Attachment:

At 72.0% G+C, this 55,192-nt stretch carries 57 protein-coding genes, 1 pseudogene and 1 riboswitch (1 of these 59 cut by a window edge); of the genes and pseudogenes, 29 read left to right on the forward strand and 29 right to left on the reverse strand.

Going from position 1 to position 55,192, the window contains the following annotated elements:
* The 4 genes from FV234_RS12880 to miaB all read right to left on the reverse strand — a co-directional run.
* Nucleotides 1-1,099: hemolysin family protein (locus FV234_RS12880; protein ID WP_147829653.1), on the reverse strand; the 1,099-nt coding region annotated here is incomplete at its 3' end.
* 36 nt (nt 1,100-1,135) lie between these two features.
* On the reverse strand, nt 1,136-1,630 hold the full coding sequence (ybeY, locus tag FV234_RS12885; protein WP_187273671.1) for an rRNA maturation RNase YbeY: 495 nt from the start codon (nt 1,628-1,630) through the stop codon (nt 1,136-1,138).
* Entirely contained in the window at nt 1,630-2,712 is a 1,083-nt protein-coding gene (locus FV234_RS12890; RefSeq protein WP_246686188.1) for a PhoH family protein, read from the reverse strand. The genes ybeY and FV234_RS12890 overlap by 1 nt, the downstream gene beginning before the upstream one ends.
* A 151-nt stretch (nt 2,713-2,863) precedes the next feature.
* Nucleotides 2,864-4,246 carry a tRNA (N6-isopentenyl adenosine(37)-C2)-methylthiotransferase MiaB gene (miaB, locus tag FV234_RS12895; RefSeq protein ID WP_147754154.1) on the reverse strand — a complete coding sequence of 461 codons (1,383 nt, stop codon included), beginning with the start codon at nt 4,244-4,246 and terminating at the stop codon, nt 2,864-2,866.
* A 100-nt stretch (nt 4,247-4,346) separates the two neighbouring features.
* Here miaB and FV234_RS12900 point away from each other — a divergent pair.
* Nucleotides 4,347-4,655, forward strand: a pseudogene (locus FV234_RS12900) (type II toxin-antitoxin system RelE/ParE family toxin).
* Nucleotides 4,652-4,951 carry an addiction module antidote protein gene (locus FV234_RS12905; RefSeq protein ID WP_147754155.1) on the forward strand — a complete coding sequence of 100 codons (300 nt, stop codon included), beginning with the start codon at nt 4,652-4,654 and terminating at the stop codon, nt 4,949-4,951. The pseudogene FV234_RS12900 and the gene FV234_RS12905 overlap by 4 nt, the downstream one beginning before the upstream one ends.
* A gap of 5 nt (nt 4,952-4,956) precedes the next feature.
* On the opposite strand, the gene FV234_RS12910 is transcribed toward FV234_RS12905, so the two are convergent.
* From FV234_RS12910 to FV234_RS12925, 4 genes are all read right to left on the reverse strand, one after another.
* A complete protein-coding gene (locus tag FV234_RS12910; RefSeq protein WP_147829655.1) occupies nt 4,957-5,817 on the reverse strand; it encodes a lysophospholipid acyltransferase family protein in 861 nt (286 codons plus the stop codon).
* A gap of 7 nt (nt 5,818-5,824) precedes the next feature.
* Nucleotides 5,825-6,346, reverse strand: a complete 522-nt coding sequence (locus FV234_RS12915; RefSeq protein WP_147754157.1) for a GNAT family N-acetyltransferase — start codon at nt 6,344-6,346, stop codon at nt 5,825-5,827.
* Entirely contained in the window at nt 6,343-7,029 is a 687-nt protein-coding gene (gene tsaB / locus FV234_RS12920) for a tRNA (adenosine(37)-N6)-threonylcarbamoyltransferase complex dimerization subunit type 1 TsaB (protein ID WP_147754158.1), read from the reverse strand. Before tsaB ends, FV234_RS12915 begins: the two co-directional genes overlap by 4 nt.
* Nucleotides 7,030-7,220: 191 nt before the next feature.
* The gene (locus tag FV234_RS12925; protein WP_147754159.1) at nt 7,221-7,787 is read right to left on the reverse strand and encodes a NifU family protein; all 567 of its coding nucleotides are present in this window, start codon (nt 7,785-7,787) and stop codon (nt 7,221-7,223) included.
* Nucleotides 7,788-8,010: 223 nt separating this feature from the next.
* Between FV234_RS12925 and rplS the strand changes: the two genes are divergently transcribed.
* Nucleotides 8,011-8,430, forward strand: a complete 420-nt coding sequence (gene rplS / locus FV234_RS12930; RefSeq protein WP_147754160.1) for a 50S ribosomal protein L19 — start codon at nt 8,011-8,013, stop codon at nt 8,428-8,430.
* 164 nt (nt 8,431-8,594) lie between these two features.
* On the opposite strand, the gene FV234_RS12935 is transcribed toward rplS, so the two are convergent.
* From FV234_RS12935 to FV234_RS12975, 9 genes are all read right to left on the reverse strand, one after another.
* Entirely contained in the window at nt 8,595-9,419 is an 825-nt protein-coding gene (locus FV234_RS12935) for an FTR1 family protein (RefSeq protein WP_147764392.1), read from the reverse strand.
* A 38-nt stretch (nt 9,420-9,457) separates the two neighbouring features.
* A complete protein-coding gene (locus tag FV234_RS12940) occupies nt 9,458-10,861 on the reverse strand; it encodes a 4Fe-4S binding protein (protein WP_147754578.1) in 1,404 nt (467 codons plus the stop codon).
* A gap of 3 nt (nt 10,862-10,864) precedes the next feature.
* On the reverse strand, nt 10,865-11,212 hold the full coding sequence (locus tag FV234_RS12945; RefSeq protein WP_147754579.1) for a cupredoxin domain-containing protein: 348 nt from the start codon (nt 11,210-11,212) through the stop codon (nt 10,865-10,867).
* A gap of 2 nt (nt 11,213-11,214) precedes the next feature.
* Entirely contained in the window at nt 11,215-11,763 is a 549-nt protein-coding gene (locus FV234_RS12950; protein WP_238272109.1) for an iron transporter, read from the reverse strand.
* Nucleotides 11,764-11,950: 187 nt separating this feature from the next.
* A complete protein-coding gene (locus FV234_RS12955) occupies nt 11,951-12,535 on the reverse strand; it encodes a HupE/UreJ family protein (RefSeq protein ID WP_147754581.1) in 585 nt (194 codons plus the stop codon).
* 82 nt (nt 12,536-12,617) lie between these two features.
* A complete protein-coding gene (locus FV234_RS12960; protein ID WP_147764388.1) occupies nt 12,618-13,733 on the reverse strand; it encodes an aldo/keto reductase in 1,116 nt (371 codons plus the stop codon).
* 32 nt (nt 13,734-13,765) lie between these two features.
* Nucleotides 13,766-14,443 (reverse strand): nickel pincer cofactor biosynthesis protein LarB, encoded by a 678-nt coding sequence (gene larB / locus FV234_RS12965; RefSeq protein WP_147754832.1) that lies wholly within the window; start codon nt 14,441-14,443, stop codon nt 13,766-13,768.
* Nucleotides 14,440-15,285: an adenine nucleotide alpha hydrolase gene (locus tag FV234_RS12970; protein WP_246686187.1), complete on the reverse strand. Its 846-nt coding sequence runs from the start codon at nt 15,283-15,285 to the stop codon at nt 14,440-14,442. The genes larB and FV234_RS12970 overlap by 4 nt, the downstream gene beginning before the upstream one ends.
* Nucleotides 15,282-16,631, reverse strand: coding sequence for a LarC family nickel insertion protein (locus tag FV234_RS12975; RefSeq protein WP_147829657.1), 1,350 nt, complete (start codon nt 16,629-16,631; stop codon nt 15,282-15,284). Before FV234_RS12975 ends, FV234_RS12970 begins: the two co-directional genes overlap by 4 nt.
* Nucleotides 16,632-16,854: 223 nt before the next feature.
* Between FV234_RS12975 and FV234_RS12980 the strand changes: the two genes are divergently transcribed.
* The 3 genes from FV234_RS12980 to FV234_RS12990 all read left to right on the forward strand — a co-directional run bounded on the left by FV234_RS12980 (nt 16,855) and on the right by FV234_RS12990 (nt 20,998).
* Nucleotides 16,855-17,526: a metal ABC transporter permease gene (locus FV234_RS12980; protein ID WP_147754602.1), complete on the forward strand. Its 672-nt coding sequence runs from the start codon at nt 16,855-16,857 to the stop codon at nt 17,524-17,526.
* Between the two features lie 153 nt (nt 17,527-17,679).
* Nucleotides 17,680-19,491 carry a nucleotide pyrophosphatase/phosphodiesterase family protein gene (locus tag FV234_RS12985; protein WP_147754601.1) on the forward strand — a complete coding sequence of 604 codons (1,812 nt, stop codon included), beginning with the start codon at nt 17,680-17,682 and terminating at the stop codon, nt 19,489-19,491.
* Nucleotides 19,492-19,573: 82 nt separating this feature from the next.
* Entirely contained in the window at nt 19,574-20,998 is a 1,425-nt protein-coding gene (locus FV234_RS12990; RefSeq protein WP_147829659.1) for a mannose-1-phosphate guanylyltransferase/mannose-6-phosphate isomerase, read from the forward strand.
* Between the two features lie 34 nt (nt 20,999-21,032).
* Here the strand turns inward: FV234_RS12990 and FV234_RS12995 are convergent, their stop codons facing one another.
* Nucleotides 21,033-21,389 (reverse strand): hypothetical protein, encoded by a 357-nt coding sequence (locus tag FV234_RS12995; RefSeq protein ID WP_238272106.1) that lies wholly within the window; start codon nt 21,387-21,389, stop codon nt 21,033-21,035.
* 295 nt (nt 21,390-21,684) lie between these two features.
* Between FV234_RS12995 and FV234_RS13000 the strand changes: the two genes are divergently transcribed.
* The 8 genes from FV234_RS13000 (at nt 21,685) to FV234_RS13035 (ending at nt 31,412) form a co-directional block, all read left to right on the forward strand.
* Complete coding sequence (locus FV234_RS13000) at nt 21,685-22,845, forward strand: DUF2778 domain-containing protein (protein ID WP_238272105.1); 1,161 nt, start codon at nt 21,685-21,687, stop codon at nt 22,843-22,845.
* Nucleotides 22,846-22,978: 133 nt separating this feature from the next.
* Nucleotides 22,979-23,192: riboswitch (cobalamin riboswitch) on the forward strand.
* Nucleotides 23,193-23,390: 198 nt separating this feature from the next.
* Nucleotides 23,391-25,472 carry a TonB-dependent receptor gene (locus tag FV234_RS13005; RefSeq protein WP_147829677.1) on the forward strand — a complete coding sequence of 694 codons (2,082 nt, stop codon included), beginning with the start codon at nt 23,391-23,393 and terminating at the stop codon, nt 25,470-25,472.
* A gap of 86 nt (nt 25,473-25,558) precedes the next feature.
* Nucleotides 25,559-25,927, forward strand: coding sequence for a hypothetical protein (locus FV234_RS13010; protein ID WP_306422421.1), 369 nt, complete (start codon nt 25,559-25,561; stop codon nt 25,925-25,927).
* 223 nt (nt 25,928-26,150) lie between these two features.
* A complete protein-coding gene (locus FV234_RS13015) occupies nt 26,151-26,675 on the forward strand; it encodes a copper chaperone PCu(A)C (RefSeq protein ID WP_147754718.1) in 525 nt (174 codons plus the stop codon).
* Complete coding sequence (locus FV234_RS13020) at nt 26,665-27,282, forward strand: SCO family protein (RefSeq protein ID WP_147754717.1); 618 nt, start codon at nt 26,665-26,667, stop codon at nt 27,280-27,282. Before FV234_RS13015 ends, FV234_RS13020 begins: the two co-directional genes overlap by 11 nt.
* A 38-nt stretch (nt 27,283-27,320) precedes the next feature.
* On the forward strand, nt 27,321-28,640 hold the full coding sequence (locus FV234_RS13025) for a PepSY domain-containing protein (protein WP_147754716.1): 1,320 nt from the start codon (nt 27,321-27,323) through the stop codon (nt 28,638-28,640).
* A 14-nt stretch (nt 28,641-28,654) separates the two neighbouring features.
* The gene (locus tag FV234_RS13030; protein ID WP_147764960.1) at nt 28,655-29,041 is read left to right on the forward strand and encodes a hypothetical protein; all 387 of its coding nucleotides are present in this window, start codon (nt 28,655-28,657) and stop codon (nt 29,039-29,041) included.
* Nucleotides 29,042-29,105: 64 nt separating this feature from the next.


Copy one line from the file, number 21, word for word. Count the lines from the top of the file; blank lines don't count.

* Nucleotides 7,030-7,220: 191 nt before the next feature.